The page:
5 Shooting Drills For Concealed Carriers
If a person is going to concealed carry, shooting drills and other practice is warranted and on a more regular basis than recreational shooting. Shooting skills, like other skills, degrade and thus a person should be doing a certain amount of shooting every year to keep them honed.
For the concealed carrier, that means concealed carry techniques in lieu of traditional shooting techniques, and certainly bullseye shooting. Here are 5 concealed carry shooting drills that should help a person stay ready.
Simple Draw And Fire
The meat and potatoes concealed carry drill, the one a person should practice early and often and always, is a simple draw and fire. There are plenty of more advanced drills, but they all build from this one. Seems simple enough, but it's more complicated than one might think.
By way of analogy, when a racing driver takes a corner, it isn't just brake, turn and go. Braking starts at the latest possible point and stops at the earliest possible point. The turn begins at the best possible point to begin accelerating again as quickly as possible; many drivers hit curbs to follow the best racing line out of the apex of the corner. That's a lot to manage at more than 100 miles per hour.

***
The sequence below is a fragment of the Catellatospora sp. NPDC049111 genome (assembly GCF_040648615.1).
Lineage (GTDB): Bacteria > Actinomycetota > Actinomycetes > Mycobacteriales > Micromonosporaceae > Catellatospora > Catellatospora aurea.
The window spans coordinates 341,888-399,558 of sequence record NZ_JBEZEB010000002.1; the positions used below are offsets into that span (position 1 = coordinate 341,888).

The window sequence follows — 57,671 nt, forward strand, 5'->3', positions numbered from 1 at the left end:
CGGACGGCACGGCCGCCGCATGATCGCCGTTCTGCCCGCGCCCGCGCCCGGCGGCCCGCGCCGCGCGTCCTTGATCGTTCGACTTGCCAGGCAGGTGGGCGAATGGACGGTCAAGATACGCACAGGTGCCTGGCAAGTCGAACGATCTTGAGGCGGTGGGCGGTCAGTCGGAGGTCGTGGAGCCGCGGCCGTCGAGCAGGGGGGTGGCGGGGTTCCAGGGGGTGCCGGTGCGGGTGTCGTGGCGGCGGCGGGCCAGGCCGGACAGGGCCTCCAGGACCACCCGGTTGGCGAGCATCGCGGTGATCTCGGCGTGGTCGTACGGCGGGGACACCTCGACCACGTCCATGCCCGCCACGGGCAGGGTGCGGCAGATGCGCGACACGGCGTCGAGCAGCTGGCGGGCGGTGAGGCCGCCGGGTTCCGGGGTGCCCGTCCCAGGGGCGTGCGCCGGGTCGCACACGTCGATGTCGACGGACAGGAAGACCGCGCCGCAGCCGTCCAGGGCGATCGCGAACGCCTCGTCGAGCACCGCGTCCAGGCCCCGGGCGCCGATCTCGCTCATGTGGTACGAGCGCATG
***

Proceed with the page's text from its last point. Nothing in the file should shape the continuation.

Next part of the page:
To draw and fire, one has to clear the cover garment, draw, present, aim and fire - meaning there are five individual components of the action, which can be further broken down into several components themselves.
The drill is simple enough on paper - clear, draw, present, aim and fire at the target. You should practice with a target that simulates vital areas, such as a silhouette or QIT bottle target.
This drill should be practiced slowly, smoothly and efficiently until proficiency and speed are attained. To return to the racing analogy, slow is smooth and smooth is fast. Practice slow and perfect and eventually you'll be doing it fast and perfect.
The Wall Drill
The wall drill is a dry-fire drill, and it's some of the easiest, cheapest, best practice a person can get. The goal is to learn trigger control. Why is that important? Simple: one of the most common causes of shots that go off target despite the sights being right on target is the trigger pull taking the sights off target at the moment of truth.